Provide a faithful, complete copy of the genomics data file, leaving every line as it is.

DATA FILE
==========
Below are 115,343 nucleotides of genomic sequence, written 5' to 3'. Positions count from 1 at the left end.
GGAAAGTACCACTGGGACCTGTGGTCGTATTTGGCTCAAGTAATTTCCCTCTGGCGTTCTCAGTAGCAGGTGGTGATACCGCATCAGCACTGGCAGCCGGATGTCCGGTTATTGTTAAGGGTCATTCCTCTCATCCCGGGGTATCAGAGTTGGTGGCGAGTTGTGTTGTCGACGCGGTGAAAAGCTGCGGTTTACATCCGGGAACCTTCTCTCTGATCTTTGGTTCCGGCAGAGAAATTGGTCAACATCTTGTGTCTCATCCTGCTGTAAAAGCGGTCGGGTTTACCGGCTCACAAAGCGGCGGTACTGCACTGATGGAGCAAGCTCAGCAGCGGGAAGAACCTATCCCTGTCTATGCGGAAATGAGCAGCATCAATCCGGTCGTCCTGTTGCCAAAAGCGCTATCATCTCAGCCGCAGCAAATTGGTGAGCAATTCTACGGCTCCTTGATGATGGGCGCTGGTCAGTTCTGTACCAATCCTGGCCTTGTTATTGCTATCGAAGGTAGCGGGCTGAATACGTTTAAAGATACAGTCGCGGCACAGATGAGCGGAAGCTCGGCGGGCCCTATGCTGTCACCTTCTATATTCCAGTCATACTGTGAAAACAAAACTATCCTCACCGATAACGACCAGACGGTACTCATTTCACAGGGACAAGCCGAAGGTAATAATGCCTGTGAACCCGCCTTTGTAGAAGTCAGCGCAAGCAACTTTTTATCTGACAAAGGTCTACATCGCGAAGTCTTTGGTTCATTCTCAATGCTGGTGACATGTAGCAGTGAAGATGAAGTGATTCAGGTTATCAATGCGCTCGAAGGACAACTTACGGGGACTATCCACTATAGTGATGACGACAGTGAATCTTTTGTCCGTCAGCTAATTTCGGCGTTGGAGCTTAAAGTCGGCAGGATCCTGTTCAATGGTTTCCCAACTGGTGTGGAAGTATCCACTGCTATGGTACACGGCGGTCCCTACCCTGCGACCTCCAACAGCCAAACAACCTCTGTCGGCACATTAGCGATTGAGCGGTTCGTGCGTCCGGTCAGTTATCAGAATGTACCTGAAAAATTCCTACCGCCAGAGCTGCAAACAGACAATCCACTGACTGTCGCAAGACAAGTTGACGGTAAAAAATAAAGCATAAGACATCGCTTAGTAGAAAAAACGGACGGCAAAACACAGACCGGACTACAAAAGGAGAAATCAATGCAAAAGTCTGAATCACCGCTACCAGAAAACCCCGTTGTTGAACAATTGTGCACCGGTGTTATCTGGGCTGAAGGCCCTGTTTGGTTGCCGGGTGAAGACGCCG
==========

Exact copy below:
Below are 115,343 nucleotides of genomic sequence, written 5' to 3'. Positions count from 1 at the left end.
GGAAAGTACCACTGGGACCTGTGGTCGTATTTGGCTCAAGTAATTTCCCTCTGGCGTTCTCAGTAGCAGGTGGTGATACCGCATCAGCACTGGCAGCCGGATGTCCGGTTATTGTTAAGGGTCATTCCTCTCATCCCGGGGTATCAGAGTTGGTGGCGAGTTGTGTTGTCGACGCGGTGAAAAGCTGCGGTTTACATCCGGGAACCTTCTCTCTGATCTTTGGTTCCGGCAGAGAAATTGGTCAACATCTTGTGTCTCATCCTGCTGTAAAAGCGGTCGGGTTTACCGGCTCACAAAGCGGCGGTACTGCACTGATGGAGCAAGCTCAGCAGCGGGAAGAACCTATCCCTGTCTATGCGGAAATGAGCAGCATCAATCCGGTCGTCCTGTTGCCAAAAGCGCTATCATCTCAGCCGCAGCAAATTGGTGAGCAATTCTACGGCTCCTTGATGATGGGCGCTGGTCAGTTCTGTACCAATCCTGGCCTTGTTATTGCTATCGAAGGTAGCGGGCTGAATACGTTTAAAGATACAGTCGCGGCACAGATGAGCGGAAGCTCGGCGGGCCCTATGCTGTCACCTTCTATATTCCAGTCATACTGTGAAAACAAAACTATCCTCACCGATAACGACCAGACGGTACTCATTTCACAGGGACAAGCCGAAGGTAATAATGCCTGTGAACCCGCCTTTGTAGAAGTCAGCGCAAGCAACTTTTTATCTGACAAAGGTCTACATCGCGAAGTCTTTGGTTCATTCTCAATGCTGGTGACATGTAGCAGTGAAGATGAAGTGATTCAGGTTATCAATGCGCTCGAAGGACAACTTACGGGGACTATCCACTATAGTGATGACGACAGTGAATCTTTTGTCCGTCAGCTAATTTCGGCGTTGGAGCTTAAAGTCGGCAGGATCCTGTTCAATGGTTTCCCAACTGGTGTGGAAGTATCCACTGCTATGGTACACGGCGGTCCCTACCCTGCGACCTCCAACAGCCAAACAACCTCTGTCGGCACATTAGCGATTGAGCGGTTCGTGCGTCCGGTCAGTTATCAGAATGTACCTGAAAAATTCCTACCGCCAGAGCTGCAAACAGACAATCCACTGACTGTCGCAAGACAAGTTGACGGTAAAAAATAAAGCATAAGACATCGCTTAGTAGAAAAAACGGACGGCAAAACACAGACCGGACTACAAAAGGAGAAATCAATGCAAAAGTCTGAATCACCGCTACCAGAAAACCCCGTTGTTGAACAATTGTGCACCGGTGTTATCTGGGCTGAAGGCCCTGTTTGGTTGCCGGGTGAAGACGCCG